The courtyard of Somerset House in London has been transformed into a forest from 1-27 June as part of the London Design Biennale.
Visitors are invited by Forest for Change – The Global Goals Pavilion, to discover the 17 Sustainable Development Goals (the plan adopted by the UN member states back in 2015 to end poverty, fight inequality and tackle climate change by 2030).
400 juvenile trees have been individually selected for their differing canopy shapes, heights and forms. The majority have been sourced at one of the UK’s leading tree growers and these make up the Forest. A diverse range of 27 nursery grown species have been selected to highlight the condition of trees in the urban environments due to climate change with the aim of ensuring future resilience to the changing London environment. Many favourite common species such as Scots Pine, Hazel and Silver Birch are included.
After the trees have graced the Somerset House courtyard, they will be donated to London boroughs as part of The Queen’s Green Canopy. This is a unique tree planting initiative encouraging everyone to “Plant a Tree for the Jubilee”. Two of the London boroughs, Islington and Southwark, will receive the trees, creating a living durable legacy for the forest. The trees will be stored and replanted during the official planting season which begins in October.
The sound of birdsong, curated by Brian Eno, and which includes recordings from the British Library Sound Archive will enhance their journey as visitors walk through the Forest for Change.
A central clearing at the heart of the Forest will reveal a pavilion containing 17 mirrored pillars, representing the Global Goals. Through inspiring quotes and facts about the world we live in, they will bring to life the reason the Goals are the world’s To Do List for people and planet.
At the 17th pillar representing Partnerships for the Goals – visitors will be invited to choose the Goal they feel most passionate about and to record a short message expressing the change they wish to see in the world.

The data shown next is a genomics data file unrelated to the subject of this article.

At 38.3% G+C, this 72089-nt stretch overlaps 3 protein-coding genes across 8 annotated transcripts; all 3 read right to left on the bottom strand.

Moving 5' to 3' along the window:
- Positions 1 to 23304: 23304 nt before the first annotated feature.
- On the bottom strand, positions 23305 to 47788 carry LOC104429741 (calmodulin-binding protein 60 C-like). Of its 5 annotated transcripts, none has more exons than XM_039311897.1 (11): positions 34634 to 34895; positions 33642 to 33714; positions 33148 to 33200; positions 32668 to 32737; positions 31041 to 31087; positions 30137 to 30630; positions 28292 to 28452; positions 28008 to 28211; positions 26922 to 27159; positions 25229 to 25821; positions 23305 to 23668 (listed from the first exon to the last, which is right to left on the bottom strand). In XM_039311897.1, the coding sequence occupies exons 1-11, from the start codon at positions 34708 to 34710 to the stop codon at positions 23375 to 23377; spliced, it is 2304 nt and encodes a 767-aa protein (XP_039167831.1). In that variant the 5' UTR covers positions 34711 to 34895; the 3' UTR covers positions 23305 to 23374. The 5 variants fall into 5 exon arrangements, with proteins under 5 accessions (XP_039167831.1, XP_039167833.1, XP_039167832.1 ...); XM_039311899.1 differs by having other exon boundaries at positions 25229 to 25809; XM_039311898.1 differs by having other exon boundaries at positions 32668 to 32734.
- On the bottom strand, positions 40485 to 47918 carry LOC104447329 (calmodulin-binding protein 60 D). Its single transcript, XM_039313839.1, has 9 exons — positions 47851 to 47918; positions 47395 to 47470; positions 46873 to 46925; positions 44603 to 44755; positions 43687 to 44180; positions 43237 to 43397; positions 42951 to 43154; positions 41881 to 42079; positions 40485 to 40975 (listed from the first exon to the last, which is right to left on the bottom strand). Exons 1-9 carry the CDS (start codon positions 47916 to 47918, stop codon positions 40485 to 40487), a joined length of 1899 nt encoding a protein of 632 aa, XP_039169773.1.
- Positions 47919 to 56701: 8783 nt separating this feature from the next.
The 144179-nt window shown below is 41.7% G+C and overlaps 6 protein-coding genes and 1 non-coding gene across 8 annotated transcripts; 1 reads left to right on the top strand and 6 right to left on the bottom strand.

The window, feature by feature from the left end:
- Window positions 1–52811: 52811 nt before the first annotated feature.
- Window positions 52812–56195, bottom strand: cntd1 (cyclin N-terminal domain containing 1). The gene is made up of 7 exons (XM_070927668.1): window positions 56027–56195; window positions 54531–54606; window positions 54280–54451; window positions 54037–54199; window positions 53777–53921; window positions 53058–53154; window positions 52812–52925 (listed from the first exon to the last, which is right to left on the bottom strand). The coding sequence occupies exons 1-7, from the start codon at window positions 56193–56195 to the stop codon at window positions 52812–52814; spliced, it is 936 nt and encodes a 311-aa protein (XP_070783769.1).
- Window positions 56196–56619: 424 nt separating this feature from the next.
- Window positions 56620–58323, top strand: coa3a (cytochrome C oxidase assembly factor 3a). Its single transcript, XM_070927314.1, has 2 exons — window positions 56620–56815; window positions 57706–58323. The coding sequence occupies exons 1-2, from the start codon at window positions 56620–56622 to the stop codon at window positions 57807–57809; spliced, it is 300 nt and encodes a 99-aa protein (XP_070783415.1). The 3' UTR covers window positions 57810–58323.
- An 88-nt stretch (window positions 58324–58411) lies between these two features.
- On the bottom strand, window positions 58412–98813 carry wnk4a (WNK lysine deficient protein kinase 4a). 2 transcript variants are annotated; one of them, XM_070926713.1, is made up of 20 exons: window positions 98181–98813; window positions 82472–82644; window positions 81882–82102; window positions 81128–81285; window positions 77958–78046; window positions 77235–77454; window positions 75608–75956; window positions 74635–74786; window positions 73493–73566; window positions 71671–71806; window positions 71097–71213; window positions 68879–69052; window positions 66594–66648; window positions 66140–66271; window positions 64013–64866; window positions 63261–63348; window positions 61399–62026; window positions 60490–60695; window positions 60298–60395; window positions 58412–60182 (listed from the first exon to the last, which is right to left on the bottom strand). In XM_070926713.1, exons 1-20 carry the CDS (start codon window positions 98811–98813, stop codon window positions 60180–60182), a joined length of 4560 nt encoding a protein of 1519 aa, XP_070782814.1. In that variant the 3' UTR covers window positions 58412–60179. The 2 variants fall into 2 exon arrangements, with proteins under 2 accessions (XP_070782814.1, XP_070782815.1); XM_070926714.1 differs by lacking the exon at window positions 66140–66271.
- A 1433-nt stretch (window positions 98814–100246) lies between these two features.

These messages will be instantly added to a generative music installation composed by Robert M Thomas that will be played back in the central clearing.
Visitors will receive an audio-visual digital file of their recording and a photo as a reminder of their visit. Their contribution will become part of ‘Voices for Change’, a collaboration with the Google Arts & Culture Lab that will bring together the voices and passions of people from across the world in support of the Global Goals.
For those unable to visit the Forest for Change, they can still be part of Voices for Change. Wherever in the world people live, everyone’s voice matters. To record your message visit https://forestforchange.globalgoals.org/
In line with the urban design principles of the time when Somerset House was built, greenery was specifically forbidden. Es Devlin wanted to counter the attitude of human dominance over nature when planning this year’s Biennale, thus creating a magnificent green landscape and centerpiece in Somerset House’s courtyard, and an opportunity to connect with nature.
The outdoor experience is presented in partnership with Project Everyone, which is a not-for profit agency founded to further awareness and engagement with the Global Goals. The project has received specialist support from various sources.
Significant resources and expertise have been committed to produce the Forest for Change sustainably. Materials have been sourced through sustainable supply chains. Almost all will be reused, recycled or regenerated as biofuel. The project will be carbon positive, planting sufficient trees to offset its actual carbon footprint three times over, after the Biennale.